Plated Pro’s

Guests attending a formal event where the attire includes jackets, ties, and gowns won’t expect to carry their dishes back and forth to a buffet line and should be served plated meals. This option is best for very large groups or when working with a space that wouldn’t easily accommodate a buffet line. Plated meals also allow for all guests to eat at the same time which promotes table conversation while simplifying scheduled toasts or speeches.

Plated Con’s

The biggest drawback of plated meals is the cost. Not only does the food itself cost more, but plated service will require many servers, each of who should be appropriately paid and tipped. Another hassle and potential cost to consider is having to implement place cards or a seating chart so guests and servers know where to go. Lastly, a single plated meal may not be sufficient to satisfy the appetites of some guests.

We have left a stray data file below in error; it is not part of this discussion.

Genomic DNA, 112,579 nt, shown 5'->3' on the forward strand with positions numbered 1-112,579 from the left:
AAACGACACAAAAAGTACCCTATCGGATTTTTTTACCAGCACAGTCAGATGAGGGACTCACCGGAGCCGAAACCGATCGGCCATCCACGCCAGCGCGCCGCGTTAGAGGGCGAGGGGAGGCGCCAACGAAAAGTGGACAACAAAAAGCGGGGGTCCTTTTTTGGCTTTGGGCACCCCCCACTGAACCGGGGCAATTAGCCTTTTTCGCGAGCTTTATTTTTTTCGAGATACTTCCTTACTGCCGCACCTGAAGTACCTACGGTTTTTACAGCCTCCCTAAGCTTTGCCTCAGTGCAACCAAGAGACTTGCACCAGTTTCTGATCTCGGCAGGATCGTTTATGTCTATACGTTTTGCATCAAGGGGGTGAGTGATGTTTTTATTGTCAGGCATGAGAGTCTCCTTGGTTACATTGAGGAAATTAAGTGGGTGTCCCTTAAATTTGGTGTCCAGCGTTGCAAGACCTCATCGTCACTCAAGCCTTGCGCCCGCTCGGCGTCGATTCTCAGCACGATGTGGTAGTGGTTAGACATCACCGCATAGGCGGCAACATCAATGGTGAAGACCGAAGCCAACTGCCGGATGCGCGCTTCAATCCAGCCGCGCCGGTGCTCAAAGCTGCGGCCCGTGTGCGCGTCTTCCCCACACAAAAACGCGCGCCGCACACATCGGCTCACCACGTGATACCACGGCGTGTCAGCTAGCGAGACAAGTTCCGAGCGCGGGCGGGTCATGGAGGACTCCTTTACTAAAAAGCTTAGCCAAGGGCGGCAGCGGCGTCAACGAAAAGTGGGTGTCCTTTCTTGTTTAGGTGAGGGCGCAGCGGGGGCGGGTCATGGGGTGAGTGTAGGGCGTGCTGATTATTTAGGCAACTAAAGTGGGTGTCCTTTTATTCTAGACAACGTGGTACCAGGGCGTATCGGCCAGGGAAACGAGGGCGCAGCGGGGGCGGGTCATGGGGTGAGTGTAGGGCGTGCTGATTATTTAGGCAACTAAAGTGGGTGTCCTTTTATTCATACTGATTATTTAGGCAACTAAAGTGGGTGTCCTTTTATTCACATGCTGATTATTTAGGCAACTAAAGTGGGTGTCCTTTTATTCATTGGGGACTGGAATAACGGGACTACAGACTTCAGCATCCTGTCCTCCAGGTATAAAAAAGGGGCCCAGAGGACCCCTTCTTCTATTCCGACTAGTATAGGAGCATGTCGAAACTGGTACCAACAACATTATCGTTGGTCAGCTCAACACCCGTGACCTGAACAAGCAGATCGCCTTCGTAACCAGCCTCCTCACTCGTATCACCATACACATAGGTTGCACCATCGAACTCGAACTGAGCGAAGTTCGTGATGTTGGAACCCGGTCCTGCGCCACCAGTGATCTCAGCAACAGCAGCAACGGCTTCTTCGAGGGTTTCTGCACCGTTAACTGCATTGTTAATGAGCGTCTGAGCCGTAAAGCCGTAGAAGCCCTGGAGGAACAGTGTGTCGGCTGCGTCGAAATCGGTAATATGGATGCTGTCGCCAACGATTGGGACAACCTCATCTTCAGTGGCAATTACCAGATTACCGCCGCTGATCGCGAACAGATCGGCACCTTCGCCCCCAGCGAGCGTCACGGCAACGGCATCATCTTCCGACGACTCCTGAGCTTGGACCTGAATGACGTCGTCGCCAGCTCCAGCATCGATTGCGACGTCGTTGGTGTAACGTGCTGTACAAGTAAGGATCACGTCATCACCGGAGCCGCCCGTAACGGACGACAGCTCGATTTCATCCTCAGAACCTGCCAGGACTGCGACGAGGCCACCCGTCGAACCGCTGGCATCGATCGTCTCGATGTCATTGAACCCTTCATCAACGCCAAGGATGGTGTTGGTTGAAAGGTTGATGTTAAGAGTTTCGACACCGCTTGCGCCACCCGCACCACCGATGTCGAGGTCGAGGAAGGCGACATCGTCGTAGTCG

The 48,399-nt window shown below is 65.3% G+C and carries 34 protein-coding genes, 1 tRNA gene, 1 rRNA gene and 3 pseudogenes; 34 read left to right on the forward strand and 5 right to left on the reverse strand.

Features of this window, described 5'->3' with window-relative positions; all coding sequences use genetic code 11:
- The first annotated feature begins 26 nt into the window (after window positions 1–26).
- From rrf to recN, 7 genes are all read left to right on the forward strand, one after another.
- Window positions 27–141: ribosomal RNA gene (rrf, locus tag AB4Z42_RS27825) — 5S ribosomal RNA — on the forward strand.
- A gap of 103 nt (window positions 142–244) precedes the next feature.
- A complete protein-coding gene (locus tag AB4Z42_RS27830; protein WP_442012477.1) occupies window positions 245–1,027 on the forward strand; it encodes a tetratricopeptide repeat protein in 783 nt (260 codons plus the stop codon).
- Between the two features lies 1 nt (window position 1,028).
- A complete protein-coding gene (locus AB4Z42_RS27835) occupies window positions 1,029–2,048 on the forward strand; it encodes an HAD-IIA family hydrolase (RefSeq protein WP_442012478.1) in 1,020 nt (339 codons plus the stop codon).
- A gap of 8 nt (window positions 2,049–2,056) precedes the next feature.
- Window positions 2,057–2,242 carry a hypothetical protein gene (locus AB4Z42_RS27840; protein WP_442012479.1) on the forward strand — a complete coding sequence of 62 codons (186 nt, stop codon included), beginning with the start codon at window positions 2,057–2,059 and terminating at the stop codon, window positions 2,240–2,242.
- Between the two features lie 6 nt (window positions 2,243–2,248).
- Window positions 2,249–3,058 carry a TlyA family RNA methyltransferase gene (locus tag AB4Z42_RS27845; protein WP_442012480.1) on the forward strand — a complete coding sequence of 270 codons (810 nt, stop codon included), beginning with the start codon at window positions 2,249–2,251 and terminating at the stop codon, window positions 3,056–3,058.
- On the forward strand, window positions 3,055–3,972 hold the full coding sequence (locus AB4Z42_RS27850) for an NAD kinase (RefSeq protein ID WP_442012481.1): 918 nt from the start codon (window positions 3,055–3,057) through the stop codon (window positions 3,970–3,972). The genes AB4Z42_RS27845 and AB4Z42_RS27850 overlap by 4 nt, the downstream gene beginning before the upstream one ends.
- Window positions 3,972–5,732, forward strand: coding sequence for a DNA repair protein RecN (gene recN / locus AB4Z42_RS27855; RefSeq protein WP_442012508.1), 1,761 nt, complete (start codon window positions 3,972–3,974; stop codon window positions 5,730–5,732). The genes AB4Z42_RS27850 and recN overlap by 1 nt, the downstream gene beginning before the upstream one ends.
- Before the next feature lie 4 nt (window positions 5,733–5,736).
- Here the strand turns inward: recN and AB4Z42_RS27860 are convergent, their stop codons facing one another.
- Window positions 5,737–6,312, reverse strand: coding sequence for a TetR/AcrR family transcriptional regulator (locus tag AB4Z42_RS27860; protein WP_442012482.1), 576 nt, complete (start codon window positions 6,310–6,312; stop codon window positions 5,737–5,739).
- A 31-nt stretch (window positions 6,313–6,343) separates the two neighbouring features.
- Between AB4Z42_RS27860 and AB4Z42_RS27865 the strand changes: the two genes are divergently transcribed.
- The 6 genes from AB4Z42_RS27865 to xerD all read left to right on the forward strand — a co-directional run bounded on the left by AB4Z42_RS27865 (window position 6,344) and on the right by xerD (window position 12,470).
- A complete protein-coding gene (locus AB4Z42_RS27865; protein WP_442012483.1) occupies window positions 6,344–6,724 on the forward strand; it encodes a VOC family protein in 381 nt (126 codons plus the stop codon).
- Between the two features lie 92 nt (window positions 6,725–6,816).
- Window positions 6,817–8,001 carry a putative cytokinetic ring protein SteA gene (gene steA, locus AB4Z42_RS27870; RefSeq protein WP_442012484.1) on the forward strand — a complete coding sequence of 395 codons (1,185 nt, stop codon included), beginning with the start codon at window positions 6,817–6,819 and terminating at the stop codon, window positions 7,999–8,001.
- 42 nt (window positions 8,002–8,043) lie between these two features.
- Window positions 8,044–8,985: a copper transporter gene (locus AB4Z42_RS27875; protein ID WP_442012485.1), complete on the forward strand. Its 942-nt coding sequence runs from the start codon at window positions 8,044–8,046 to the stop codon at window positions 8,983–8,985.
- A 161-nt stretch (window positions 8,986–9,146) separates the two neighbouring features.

While choosing the best way to feed your guests is important, just remember that as long as there is food, they will come. What may work for one group may not work for another so whether your event will have 20 guests or 200, the most important thing is making sure the food is a hit. Contact us for crowd pleasing soul food buffets that are perfect for every type of gathering!

Southern Comfort Food-On the Side

Could you imagine eating some crispy and delicious fried chicken on its own? Yeah, neither could we! From friend chicken to turkey and fish fry, a main dish does not taste as good on its own. It needs the complementing flavors of a few comforting side dishes. Southern food is rooted in deep flavors, and side dishes are a staple at every family dinner and cook out. We hope you are hungry because we will be listing a few popular side dishes that you must try next time you want to add some southern flare to your next dinner.